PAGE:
Experiments for obsessive compulsives

It feels like I’ve not really been writing about science very much recently, so I thought I’d return to some work on which I spent a few years, with my former PhD student, Pietro Cicuta.

We looked at the properties of a protein from milk (β-casein) spread on the surface of water: principally the effect that it had on the surface tension as a function of amount of protein. Experimental variables were the acidity and saltiness of the water. We did this using a Langmuir trough which I’ll describe below. b-casein is what’s known as a random coil protein: in contrast to many proteins, which curl up into a well-defined, unique shape, β-casein flops around like a piece of string. This work is directly relevant to people working in the food industry, and more generally interesting to people who work with polymers (chemists) and proteins (biologists).

β-casein acts as a surfactant which helps stabilise fat globules in milk. Surfactants are common type of molecule, the name is a contraction of “surface”, “active” and “agent”, unsurprisingly they are found at surfaces: typically between one liquids, like oil and water, but also at interfaces between liquid and air. Surfaces are important, they keep the inside in, and the outside out. Surfactant molecules help with this important process by stabilising surfaces (the natural tendency of liquids is to form big blobs, surfactants stop this process). Some examples: the cells in your body are surrounded by surfactants, mayonnaise contains surfactants from egg which keep the oil suspended in the water, all manner of cleaning products for clothes, hair, work by using surfactants to stabilise dirt in water, and foams are formed using surfactants.

To achieve this magic surfactants share a common feature: part of the molecule likes oil and part of the molecule likes water, so to keep both parts happy they hang around at interfaces. Most surfactants are like little tadpoles with water-loving heads and water-hating tails. β-casein is a bit different, parts of the string like water, so they try to stick into the water and parts don’t like water so they head for the air. However changing the acidity and saltiness of the water changes the strength of the love for water.

In most cases substances love water because they have an electrical charge, and this is why salinity and aciditiy are important in this experiment: if you change the acidity of the water the electrical charge on the protein changes because of the chemistry of the protein, if you change the salinity then how well the water can see the charges changes. It’s a bit like fog, when there is no salt in the water it’s as if the electric charges are seen through clear air and their influence spreads far and wide, adding salt is like a mist reducing the visibility of charges until ultimately the electric charges can’t be seen at all.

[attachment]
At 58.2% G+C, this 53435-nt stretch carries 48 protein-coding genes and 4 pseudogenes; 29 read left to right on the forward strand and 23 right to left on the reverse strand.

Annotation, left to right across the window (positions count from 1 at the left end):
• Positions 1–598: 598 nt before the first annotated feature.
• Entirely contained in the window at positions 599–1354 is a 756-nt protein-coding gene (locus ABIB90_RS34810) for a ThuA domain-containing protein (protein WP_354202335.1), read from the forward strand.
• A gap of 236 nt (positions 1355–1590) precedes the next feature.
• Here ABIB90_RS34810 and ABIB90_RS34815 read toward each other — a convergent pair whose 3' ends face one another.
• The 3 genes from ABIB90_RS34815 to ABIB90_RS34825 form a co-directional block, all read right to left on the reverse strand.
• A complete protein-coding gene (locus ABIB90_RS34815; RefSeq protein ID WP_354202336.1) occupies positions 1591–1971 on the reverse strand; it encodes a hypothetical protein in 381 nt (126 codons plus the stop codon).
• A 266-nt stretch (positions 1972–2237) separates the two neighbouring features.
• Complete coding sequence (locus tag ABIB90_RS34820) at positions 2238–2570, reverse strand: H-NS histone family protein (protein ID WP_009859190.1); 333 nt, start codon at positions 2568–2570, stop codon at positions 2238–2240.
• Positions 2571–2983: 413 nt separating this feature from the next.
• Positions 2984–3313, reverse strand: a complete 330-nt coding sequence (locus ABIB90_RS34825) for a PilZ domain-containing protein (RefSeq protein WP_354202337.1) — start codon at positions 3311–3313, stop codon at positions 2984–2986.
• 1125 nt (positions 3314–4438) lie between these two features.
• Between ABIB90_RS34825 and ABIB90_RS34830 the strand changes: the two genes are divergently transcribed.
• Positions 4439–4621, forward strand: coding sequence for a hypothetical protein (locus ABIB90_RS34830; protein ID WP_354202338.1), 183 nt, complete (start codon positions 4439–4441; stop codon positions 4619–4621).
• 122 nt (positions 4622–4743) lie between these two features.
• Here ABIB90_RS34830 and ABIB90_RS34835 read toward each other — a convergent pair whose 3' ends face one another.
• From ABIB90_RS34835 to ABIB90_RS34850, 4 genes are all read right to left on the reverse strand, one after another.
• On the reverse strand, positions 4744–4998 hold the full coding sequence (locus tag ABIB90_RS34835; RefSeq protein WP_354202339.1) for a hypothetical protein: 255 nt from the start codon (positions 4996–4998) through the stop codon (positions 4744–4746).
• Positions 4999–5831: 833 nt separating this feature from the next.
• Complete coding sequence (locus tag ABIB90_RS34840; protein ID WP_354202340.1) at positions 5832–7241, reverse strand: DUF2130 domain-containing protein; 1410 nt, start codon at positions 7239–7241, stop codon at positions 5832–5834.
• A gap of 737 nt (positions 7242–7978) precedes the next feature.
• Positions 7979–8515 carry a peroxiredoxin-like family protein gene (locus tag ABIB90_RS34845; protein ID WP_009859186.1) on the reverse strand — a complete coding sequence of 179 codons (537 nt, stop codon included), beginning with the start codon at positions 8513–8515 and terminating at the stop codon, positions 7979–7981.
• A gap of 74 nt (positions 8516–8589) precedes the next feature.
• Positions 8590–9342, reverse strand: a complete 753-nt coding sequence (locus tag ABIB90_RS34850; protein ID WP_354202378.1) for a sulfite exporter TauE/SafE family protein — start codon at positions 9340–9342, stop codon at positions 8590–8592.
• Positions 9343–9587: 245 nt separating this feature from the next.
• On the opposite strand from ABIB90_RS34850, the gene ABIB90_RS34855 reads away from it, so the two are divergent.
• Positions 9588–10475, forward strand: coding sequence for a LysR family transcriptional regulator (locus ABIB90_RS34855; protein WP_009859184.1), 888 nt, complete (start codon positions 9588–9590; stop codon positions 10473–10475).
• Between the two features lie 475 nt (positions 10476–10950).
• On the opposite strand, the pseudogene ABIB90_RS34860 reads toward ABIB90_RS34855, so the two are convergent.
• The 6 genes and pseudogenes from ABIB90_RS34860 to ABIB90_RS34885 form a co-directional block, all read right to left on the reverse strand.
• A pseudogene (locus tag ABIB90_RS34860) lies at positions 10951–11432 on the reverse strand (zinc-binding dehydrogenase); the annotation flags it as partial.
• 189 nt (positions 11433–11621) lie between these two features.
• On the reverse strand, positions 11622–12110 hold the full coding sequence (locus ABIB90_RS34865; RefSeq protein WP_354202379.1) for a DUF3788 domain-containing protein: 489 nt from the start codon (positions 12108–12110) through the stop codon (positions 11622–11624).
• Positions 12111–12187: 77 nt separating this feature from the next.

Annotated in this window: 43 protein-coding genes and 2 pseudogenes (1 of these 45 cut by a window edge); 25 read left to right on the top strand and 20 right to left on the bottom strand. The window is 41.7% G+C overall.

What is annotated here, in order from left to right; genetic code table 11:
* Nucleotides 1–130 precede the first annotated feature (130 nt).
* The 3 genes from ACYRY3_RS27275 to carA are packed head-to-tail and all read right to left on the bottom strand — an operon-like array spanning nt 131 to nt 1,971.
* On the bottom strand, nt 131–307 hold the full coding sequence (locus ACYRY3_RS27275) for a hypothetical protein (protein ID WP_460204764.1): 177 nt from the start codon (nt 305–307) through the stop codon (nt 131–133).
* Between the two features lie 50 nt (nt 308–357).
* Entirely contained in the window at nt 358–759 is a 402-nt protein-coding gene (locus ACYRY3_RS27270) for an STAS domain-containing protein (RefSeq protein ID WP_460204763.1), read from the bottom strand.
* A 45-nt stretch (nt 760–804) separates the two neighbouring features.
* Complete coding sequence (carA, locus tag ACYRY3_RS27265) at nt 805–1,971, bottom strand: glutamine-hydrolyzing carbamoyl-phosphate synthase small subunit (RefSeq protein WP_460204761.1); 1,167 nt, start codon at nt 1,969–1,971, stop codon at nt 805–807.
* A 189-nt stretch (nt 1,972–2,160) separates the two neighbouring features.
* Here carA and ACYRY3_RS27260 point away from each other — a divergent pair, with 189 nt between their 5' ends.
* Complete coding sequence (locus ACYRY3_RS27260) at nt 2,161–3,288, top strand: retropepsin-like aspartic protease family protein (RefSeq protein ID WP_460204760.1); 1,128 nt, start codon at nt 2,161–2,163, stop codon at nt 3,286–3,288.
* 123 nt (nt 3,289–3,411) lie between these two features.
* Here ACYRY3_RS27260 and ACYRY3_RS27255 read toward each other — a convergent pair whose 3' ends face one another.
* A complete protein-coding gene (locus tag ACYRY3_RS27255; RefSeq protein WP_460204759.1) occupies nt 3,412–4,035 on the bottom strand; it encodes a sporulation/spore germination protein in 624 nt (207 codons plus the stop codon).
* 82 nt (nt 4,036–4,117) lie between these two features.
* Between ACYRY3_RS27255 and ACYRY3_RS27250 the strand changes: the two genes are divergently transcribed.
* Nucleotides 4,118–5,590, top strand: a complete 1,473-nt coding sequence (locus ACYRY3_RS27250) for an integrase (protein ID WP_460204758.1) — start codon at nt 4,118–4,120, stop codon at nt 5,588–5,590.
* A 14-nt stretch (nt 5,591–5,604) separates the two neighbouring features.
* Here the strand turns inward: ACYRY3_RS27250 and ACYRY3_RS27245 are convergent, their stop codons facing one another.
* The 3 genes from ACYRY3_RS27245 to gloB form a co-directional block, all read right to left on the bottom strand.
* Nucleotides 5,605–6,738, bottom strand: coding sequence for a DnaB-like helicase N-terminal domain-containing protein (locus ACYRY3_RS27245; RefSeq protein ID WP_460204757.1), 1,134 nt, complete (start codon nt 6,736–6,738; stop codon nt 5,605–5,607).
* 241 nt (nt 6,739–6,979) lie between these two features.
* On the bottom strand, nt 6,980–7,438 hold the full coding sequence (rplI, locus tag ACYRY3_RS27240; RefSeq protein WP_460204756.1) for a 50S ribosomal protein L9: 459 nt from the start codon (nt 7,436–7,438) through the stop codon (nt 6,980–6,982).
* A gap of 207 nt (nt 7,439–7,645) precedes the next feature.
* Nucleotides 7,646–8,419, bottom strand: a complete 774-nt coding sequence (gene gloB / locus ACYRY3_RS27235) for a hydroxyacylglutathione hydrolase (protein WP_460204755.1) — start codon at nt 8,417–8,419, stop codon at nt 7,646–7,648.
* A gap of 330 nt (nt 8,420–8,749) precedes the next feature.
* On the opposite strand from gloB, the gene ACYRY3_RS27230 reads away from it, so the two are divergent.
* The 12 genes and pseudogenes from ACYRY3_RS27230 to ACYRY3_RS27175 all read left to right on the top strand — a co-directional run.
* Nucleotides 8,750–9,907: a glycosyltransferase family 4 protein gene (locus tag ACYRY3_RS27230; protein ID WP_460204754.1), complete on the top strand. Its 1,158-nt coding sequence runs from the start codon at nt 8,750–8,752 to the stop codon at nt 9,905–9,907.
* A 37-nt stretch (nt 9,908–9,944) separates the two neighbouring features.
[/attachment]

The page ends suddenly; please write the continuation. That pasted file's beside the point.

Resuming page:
A Langmuir trough is a way of probing surfactant properties. It comprises a shallow trough made of Teflon, a barrier made of Teflon (which can be swept across the surface of liquid in the trough) and a surface tension sensor. Teflon is used because water sits on top of it forming a proud meniscus rather than spreading out, damply. The sensor is nothing more than a bit of filter paper attached to a force measuring device, dip it into the water and feel the pull – that’s surface tension. The idea with the barrier is that you place the barrier at one end of the trough, drop your molecules on the surface and then slide the barrier along, the molecules on the surface have few places to go so the decreasing the area amounts to increasing the concentration of the molecules at the surface. It’s really the 2D version of compressing a gas with a piston. I tried to find a picture of a trough with a single barrier, but couldn’t – the principle of the two-barrier trough shown here is the same, the black tower in the middle is the surface tension sensor.